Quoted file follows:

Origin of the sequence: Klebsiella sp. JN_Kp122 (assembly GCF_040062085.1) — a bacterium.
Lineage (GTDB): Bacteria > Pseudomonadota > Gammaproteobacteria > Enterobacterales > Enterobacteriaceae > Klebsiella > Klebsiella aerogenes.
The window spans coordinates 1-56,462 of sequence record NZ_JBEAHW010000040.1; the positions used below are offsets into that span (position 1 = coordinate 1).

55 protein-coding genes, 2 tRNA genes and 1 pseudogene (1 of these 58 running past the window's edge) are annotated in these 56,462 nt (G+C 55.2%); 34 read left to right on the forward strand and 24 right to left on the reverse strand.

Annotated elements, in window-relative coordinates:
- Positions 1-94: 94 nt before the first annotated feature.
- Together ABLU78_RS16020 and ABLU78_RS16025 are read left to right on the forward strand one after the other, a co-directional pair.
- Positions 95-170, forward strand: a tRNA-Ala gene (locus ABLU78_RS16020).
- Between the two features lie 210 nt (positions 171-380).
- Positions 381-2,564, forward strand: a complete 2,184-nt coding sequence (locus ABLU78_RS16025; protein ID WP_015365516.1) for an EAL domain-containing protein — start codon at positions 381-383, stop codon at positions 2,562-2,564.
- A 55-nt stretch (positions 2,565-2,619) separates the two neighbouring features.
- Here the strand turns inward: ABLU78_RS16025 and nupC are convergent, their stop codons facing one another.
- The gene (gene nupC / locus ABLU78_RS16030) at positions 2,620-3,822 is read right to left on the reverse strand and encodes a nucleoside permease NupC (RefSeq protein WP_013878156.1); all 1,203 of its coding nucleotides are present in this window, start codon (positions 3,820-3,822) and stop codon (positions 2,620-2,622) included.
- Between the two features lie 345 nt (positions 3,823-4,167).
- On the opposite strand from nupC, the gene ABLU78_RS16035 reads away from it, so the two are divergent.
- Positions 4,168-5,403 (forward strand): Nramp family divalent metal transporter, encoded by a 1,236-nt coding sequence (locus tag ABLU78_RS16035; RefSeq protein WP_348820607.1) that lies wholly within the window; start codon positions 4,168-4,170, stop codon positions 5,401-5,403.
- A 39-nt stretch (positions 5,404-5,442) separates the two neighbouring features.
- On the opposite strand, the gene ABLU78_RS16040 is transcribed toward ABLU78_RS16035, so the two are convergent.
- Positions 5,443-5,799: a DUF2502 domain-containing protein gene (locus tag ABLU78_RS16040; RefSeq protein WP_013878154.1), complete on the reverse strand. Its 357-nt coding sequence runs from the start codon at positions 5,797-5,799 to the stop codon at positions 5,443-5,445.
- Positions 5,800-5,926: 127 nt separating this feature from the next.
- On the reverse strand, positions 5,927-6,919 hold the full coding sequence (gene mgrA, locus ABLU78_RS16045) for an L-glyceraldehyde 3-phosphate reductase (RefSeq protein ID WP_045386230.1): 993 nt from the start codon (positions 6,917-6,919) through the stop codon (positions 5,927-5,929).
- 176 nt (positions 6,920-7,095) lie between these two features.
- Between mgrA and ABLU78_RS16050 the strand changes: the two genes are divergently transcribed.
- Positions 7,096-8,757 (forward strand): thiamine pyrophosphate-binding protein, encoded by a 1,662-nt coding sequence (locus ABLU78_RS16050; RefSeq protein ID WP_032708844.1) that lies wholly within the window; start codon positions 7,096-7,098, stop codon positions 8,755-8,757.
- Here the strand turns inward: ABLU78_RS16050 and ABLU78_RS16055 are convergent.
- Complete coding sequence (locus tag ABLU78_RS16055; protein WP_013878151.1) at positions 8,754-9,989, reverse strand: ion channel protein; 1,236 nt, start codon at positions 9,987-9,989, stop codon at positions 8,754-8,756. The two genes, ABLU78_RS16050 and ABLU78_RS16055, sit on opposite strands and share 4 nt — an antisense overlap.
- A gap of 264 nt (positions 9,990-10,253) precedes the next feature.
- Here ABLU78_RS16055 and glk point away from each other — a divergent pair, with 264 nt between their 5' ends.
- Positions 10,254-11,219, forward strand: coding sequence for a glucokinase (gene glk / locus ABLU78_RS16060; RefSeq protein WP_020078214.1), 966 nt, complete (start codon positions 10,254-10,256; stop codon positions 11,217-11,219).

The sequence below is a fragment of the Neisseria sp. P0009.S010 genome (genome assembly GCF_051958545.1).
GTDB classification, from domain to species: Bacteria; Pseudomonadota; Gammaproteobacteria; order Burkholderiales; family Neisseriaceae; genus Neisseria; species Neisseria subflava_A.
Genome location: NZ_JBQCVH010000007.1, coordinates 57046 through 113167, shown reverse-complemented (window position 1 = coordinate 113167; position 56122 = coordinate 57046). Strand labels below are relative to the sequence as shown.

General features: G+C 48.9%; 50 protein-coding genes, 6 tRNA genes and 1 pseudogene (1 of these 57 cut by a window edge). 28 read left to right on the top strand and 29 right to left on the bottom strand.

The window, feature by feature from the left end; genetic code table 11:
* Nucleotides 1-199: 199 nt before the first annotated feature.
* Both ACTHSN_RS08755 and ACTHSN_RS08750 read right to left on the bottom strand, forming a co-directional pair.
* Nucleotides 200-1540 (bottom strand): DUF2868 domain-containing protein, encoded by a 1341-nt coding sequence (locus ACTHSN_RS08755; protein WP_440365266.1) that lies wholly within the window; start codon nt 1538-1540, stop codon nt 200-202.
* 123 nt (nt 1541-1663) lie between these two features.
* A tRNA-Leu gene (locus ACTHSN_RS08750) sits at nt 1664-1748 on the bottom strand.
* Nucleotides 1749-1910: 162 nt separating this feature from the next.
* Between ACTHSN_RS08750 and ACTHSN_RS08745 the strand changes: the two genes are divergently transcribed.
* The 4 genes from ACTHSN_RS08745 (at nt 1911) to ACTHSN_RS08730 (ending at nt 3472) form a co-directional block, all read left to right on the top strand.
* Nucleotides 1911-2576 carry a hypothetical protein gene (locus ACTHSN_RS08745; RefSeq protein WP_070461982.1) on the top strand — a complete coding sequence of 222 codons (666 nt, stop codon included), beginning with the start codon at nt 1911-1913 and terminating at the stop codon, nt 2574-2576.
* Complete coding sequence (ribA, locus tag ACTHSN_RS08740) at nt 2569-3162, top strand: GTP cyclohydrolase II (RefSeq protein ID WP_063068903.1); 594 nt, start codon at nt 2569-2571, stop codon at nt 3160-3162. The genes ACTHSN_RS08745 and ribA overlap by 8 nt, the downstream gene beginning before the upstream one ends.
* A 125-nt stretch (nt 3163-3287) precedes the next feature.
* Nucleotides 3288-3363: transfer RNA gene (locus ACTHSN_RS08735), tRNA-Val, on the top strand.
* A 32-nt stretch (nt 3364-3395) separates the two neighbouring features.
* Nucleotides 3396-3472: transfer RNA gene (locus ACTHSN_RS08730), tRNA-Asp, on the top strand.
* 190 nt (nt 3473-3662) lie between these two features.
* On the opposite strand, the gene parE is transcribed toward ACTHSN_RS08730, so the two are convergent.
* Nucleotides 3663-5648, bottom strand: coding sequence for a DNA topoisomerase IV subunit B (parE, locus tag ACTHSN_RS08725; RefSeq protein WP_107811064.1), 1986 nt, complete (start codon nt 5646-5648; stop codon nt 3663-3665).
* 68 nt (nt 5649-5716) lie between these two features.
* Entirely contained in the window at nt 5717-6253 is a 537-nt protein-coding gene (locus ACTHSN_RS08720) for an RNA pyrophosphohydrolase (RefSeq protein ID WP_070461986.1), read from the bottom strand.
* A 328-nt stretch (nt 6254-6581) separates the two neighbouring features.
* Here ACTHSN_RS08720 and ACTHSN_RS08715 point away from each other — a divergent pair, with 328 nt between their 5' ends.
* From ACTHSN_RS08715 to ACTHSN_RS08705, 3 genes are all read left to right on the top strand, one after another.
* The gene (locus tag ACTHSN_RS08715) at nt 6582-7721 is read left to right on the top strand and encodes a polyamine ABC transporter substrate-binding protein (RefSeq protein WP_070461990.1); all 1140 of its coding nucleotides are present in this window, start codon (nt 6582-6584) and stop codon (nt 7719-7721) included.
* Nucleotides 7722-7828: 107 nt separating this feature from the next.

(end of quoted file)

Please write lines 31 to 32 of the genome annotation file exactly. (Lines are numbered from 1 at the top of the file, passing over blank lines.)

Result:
GTDB classification, from domain to species: Bacteria; Pseudomonadota; Gammaproteobacteria; order Burkholderiales; family Neisseriaceae; genus Neisseria; species Neisseria subflava_A.
Genome location: NZ_JBQCVH010000007.1, coordinates 57046 through 113167, shown reverse-complemented (window position 1 = coordinate 113167; position 56122 = coordinate 57046). Strand labels below are relative to the sequence as shown.